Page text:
Job Interview Hairstyles For Women

Job Interview Hairstyles For Women

What you do with your hair during an interview matters. If you’re a woman, how you can style your hair will depend largely on the length of your hair, but some styles are definitely better than others. You want to get your hair out of your face, and if you are someone who unconsciously plays with your own hair, you should get it out of your reach as well. Here are some of the best hairstyles for women to wear to their job interviews:

Wear your hair down, but clip it back.

This is a simple look, and therefore it is a conservative one, and with job interviews, conservative is good. It allows your hair to frame your face nicely, but it keeps it from falling in front of your face during the interview. It is also better than just wearing it down, because it shows some degree of effort, and showing effort is always good, even if your hair looks fine without any styling.

Tie your hair back.

A ponytail is generally a safe, clean, efficient style. A lower ponytail is more conservative. If you have very long hair, definitely tie it back. The length preferences are more strict for men, but they apply to women as well.

A French Twist.

If you are going to wear your hair up, this is probably the best style. Some candidates prefer a top knot, but a top knot can look messy, and it can be harder to keep in place. The last thing you want is your hair tumbling down while you are in an interview. A French Twist will be more likely to stay in place, plus it looks neater. It is simple, elegant, and stylish. Another alternative would be a bun, as this is also neat, elegant, and keeps your hair in place.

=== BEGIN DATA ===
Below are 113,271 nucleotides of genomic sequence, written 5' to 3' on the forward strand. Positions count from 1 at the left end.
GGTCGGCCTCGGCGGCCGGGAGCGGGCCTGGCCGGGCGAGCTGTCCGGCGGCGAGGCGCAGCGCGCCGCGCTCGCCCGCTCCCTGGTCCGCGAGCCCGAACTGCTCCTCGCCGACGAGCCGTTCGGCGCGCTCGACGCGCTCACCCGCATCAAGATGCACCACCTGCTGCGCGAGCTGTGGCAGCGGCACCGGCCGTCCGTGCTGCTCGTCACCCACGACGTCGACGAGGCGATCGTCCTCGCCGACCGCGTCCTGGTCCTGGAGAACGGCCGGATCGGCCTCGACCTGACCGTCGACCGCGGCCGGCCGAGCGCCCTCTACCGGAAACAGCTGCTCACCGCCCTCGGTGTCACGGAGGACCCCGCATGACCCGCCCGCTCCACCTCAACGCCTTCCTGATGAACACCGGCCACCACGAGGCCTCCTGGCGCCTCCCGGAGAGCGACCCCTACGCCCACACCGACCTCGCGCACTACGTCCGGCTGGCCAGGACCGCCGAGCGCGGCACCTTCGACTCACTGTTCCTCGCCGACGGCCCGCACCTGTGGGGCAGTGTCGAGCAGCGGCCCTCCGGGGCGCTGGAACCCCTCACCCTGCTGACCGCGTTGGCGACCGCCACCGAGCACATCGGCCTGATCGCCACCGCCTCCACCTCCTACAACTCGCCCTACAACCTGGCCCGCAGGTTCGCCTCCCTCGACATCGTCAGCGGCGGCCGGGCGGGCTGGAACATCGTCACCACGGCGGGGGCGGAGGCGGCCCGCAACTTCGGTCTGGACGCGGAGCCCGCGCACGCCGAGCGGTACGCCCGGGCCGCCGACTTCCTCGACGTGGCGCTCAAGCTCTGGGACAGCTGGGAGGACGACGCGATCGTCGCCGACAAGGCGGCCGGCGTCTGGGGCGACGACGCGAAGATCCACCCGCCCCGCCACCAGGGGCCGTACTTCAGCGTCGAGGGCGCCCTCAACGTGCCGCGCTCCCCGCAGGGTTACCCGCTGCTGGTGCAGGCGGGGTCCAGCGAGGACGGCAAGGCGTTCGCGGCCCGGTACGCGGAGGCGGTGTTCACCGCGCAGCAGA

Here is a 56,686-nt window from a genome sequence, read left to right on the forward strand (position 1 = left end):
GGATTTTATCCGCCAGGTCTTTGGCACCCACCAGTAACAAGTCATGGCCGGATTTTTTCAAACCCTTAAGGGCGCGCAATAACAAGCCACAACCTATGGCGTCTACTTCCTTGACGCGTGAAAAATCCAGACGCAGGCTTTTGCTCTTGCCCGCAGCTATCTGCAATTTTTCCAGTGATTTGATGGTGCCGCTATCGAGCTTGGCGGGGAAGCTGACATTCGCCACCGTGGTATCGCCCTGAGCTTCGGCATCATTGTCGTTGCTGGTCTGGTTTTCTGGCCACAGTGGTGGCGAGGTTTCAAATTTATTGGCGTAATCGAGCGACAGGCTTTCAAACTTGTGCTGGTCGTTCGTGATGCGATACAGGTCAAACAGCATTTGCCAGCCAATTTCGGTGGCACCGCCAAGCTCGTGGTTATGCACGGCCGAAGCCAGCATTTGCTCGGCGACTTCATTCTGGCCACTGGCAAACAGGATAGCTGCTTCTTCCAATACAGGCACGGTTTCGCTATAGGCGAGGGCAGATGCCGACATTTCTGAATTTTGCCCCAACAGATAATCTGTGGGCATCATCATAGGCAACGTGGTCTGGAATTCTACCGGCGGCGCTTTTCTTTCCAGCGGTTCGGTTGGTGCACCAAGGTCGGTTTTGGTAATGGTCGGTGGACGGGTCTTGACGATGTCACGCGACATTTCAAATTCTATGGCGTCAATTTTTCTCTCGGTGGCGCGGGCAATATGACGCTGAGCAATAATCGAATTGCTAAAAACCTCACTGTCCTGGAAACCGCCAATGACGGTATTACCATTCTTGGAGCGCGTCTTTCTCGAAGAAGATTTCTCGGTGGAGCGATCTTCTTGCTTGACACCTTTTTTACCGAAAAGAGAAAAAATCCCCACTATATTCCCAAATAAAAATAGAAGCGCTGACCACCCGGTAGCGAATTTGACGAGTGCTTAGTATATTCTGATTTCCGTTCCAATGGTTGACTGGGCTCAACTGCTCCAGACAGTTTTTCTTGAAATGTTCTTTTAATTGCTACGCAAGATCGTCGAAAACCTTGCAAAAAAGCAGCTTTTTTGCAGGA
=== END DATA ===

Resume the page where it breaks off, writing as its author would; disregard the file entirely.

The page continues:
A braid.

Braids are neat, take effort, look nice, and keep your hair out of the way and in place. One braid is better than two. Also avoid pigtails. Two braids or pigtails are too playful.

Safe hair colors include any natural hair colors.

If your hair is grey, you may want to dye it so that you appear younger. If you use hair clips or other accessories, choose the most conservative, least attention-grabbing accessories you can find. The impression you always want to give is, “This person looks nice, put some effort into her appearance, and would fit into the workplace,” and then you want the interviewer to completely forget about your appearance and pay attention to what you have to say.

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Join The Discussion - 4 Comments

  1. Leah says:

    You suggest dying my gray hair to appear younger? Why would I do that? If someone doesn’t hire me BC I have gray hair and am older than I think that is discrimination, don’t you? I would never dye my gray hair to appear younger for a job interview. I am 45 and proud of my graying hair. I am offended by your suggestion.

    • Kris says:

      Leah, I completely agree, it shouldn’t matter if your greying, especially since its usually easy to figure out your age by your past employment dates and or graduation dates. I would be happier with someone who is proud of their appearance, and not trying to be someone they’re not.

    • Ashley says:

      Don’t be too offended, Leah. You’re right, it would be discrimination. But you’d never be able to prove it, unless the company blatantly said it. Personally, I love my white hair and will never dye it. But this article is about how to be successful. And 9 times out of 10? People are pretty shallow. They may not want the “wet behind the ears” youth. But the look? That’s innately attractive. That’s all this article was saying. How to create your best odds of scoring the job.

  2. Patti says:

    I have very curly shoulder length hair. I am in the design field and want my creative side to show. Should I keep it down or pull it up into a high ponytail?

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